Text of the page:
Kim Gwang-Gyun was born in Gaeseong, Hwanghaedo, on January 19, 1914. He died in 1993. His work began to appear while he was still in his teens and came to be published in several collections of poetry, including Wasadeung (Tile Shade Lamp, 1969) and Chupungkwiu (Ghostly Rain in the Autumn Wind, 1986). As revealed in the five poems translated here, Kim is remarkable for his evocative lyric images and pictorial vignettes. Thus the first poem begins: "On their seaside gallery, / Silent anemone buds doze in the breeeze" and the fourth poem ends: "Forlom stone road - / Pasture flags and crab apple trees that one wiff will snuff out." As this second citation exemplifies, Kim deftly fuses personal feelings with a scene from nature in the Chinese and Korean poetic tradition. Nonetheless, in his poetics he is included among the "modernist poets" of the first part of the century. At times, he employs modern images such as the "telegraph poles" that begin the fourth poem; and he evokes a contemporary scene in the third poem, "Writing Poetry is Now Useless."
In his poetic tone, Kim is included among the Korean intellectuals of the Japanese colonial times, with whom melancholy brooding had become a habit. We find this tone running throughout most of the present poems. Unfortunately, the feelings they evoke seem somewhat limited in their appeal to non-Korean readers and perhaps are also not so accessible to the present-day generation of young Koreans. Still, the longing for the home-town reflected in the second and fifth poems below remains a perennial Korean nostalgia whose appeal is at the same time universal.
On their seaside gallery,
Silent anemone buds doze in the breeze.
Outside winter panes glazed by driving snow
The white foam traces of the waves rush in,
Murmuring soft bits of song.
Once again at two, the roof clock
Trails a white whistle, and
Drawn into my lone afternoon gaze,
Flags on the northern sea-route
Cut a blinding arc and flicker across the far-off coast.
A ship sows roses all along the waterway.
A small steamboat, returning at dust, anchors at the pier.
The wings of a gull floating above a rusty mast
Sketch a stave of music
In desolate, washed-out tones.
When the winds howl and,
Heart choked by hazy sunlight
seeping through dark curtains,
I raise gaunt arms and lower the window,
There's only the light of a lone star
above a white wall of memories
And, eyes closed, the desolate sound in my heart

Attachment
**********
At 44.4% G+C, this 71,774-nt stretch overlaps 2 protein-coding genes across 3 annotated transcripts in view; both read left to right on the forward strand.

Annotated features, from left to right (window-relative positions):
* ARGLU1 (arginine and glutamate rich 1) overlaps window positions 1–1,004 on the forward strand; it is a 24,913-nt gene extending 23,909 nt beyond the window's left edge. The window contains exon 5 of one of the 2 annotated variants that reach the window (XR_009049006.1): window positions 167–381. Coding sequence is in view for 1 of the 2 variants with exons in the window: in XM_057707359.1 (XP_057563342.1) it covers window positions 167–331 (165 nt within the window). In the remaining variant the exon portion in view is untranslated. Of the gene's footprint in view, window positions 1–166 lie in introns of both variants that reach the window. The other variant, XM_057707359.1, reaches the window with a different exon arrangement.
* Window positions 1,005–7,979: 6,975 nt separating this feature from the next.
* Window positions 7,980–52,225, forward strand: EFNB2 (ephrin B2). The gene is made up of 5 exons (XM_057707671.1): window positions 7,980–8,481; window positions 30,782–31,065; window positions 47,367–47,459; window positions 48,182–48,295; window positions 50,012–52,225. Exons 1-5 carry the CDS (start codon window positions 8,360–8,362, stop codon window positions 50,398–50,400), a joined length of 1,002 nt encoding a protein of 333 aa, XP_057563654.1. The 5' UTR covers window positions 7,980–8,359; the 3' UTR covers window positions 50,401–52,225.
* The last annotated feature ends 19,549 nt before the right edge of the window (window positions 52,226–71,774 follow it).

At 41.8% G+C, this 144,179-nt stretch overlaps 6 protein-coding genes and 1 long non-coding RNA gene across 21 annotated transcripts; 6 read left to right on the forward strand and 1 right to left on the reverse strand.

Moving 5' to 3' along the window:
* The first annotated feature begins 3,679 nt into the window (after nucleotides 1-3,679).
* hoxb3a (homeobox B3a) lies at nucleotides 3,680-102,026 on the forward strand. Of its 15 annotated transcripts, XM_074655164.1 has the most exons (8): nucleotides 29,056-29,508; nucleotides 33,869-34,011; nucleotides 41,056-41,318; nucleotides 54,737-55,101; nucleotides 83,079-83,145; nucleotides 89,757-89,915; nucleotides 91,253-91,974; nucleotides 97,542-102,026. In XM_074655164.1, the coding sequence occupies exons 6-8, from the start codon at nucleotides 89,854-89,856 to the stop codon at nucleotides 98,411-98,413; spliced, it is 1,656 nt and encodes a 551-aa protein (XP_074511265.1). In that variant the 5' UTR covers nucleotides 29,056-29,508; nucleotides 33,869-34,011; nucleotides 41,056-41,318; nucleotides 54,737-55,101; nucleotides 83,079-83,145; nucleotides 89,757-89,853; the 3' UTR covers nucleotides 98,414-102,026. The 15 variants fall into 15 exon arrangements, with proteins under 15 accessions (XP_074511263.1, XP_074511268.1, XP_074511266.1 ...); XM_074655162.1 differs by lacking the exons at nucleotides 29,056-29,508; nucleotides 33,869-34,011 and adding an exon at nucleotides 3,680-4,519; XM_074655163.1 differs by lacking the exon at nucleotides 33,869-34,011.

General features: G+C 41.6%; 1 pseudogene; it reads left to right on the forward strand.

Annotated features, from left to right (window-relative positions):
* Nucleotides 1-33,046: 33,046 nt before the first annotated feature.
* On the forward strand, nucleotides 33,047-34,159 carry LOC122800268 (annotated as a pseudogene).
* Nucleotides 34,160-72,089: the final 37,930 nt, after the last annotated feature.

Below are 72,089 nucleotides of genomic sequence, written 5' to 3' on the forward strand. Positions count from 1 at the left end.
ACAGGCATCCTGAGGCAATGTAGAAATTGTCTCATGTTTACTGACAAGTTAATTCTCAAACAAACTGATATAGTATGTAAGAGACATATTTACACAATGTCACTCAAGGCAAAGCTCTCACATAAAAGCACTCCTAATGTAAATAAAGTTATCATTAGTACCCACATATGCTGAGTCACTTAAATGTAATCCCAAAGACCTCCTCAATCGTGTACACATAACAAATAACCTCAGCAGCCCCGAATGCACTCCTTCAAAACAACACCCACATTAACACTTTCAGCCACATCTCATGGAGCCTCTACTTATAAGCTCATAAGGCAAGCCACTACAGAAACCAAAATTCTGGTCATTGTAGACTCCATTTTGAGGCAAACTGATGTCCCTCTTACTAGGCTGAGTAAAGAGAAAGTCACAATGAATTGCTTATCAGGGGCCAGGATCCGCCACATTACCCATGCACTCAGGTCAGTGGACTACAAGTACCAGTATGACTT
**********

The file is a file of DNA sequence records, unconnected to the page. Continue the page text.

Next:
of the waves.
When the hours began to drag, we would
Climb the dusk-shrouded hill
And chatter away, trumpeting our thoughts
To the darkening sky.
The school roof could be seen
In the gathering mist beneath our feet,
And in the old tree in front of the village,
Evening magpies cawed.
When, one by one, the evening stars came out,
We would shoulder our trumpets
And whistle our way down the hill.
The wind moaned in the dark oak grove at our backs,
And the new grass sprouting along the path
Was drenched with evening dew.
Writing Poetry Is Now Useless
Are the night insects chirping away also
On the steep slopes of Chuan Cemetery?
You're dead, your body gathering rust there.
I'm alive, gazing at the moon.
The chatter of old friends over a drink
In the drought-infested streets of Seoul
Sears the heart.
You're seat is empty.
Shall we meet in a tavern near Wo˘¨lmido,
Or back in America at our Harlem dorm?
Shall I throw open the door in surprise
Though I know you are there?
As the summer moon breaks free of the eves
Of your favorite evening haunt,
I smoke mindlessly alone
In the chilly breeze of the rear porch.
Where have you gone at your jaunty pace,
Translation drafts of Richard Wright under your arm?
Forgetting our plans to visit Kanghwa Island
When the azaleas are in bloom,
Are you drinking beer with your beloved Jonson, Brown, and Taylor
And, there in the beyond, writing Black poetry?
It's been twenty days since we buried you
On the mud flats of Inchon,
The death site of so many youth since liberation,
And writing poetry is now useless.
Note : Chuan, Wo˘¨lmido, and Kangwha are places in or near the port city of Inchon.
Telegraph poles tilt one after another
Across the incense glow of twilight
And night spreads over the far-off mountains
Bouquets of roses
Splashed on purple paper
Forlorn stone road¦ˇ
Pasture flags and crab apple trees
that one whiff will snuff out.
Near a Lake of Stars
The tin moon drops on the horizon,
And the sound of splintering ice
Filters up the sleeves like shrill piping.
When the shoals of sea-clear night winds alighting on the brow
Saunter alone along the strand,
The lake, like the silver sand glowing in the twilight,
Becomes a gorgeous bed of flowers,
And frosted shards of ice bloom with blinding radiance
On branch after branch of withered memories.
The river froze long and fast¦ˇ
The old hometown's a belt,
The distant dark glow
Clouding the car window
Spreads faint wings of childhood nostalgia.